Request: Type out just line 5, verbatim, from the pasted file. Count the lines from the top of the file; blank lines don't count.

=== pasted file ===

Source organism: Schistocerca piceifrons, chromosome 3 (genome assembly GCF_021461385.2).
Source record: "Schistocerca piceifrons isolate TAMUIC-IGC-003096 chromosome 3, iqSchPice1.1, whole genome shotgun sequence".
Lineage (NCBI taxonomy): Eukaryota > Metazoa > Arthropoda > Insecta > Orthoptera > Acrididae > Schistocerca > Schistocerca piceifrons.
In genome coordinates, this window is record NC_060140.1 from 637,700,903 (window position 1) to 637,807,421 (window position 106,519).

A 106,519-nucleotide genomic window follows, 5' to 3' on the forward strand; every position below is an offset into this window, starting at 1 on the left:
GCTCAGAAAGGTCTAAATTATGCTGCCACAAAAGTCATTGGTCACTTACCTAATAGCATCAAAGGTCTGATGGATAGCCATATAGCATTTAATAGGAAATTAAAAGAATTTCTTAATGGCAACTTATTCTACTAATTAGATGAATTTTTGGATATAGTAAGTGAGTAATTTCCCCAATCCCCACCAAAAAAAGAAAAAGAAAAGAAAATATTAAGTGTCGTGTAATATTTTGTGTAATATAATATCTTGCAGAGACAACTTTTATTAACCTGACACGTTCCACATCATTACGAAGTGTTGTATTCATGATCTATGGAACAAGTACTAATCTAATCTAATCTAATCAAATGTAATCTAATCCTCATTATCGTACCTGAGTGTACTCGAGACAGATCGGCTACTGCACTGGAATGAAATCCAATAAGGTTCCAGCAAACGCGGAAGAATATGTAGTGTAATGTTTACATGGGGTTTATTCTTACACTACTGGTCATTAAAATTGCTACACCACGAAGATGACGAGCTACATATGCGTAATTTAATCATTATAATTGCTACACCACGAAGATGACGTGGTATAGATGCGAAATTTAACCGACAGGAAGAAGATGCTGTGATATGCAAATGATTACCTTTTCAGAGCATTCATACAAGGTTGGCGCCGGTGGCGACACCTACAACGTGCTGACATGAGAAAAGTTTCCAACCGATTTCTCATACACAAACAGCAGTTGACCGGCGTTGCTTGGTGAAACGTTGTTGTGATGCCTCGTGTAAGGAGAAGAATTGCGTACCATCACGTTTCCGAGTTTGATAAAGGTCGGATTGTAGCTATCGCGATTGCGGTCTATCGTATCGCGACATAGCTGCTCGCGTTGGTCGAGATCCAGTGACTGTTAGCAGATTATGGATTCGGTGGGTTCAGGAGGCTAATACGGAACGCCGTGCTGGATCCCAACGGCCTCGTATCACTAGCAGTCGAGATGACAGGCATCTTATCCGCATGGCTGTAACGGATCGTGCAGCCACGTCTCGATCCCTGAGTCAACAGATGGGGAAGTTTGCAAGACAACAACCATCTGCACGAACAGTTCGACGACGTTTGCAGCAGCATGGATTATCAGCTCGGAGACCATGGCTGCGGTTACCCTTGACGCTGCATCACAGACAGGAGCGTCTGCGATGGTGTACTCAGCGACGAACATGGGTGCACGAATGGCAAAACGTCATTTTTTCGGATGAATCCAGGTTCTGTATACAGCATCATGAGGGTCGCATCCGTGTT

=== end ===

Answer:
A 106,519-nucleotide genomic window follows, 5' to 3' on the forward strand; every position below is an offset into this window, starting at 1 on the left: